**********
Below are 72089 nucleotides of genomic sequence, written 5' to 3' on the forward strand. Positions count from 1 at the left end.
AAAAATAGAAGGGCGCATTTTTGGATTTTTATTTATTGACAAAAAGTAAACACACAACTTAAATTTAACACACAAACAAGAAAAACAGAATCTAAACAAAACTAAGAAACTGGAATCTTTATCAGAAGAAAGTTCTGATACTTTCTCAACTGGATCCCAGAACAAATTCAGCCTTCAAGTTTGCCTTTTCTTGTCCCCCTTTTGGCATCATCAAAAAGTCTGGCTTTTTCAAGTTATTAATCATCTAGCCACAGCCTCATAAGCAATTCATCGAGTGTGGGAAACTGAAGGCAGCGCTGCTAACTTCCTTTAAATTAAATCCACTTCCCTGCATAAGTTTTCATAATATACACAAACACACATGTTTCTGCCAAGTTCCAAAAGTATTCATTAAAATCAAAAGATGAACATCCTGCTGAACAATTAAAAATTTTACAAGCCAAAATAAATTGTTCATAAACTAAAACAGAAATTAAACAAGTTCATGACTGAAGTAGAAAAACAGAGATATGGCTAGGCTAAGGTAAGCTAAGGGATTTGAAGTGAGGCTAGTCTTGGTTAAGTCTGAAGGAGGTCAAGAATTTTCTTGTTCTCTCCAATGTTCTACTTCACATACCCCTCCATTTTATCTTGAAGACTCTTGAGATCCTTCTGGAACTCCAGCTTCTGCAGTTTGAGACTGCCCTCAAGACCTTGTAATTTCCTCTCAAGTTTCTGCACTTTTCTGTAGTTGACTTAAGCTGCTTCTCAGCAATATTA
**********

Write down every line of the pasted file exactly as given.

Below are 72089 nucleotides of genomic sequence, written 5' to 3' on the forward strand. Positions count from 1 at the left end.
AAAAATAGAAGGGCGCATTTTTGGATTTTTATTTATTGACAAAAAGTAAACACACAACTTAAATTTAACACACAAACAAGAAAAACAGAATCTAAACAAAACTAAGAAACTGGAATCTTTATCAGAAGAAAGTTCTGATACTTTCTCAACTGGATCCCAGAACAAATTCAGCCTTCAAGTTTGCCTTTTCTTGTCCCCCTTTTGGCATCATCAAAAAGTCTGGCTTTTTCAAGTTATTAATCATCTAGCCACAGCCTCATAAGCAATTCATCGAGTGTGGGAAACTGAAGGCAGCGCTGCTAACTTCCTTTAAATTAAATCCACTTCCCTGCATAAGTTTTCATAATATACACAAACACACATGTTTCTGCCAAGTTCCAAAAGTATTCATTAAAATCAAAAGATGAACATCCTGCTGAACAATTAAAAATTTTACAAGCCAAAATAAATTGTTCATAAACTAAAACAGAAATTAAACAAGTTCATGACTGAAGTAGAAAAACAGAGATATGGCTAGGCTAAGGTAAGCTAAGGGATTTGAAGTGAGGCTAGTCTTGGTTAAGTCTGAAGGAGGTCAAGAATTTTCTTGTTCTCTCCAATGTTCTACTTCACATACCCCTCCATTTTATCTTGAAGACTCTTGAGATCCTTCTGGAACTCCAGCTTCTGCAGTTTGAGACTGCCCTCAAGACCTTGTAATTTCCTCTCAAGTTTCTGCACTTTTCTGTAGTTGACTTAAGCTGCTTCTCAGCAATATTA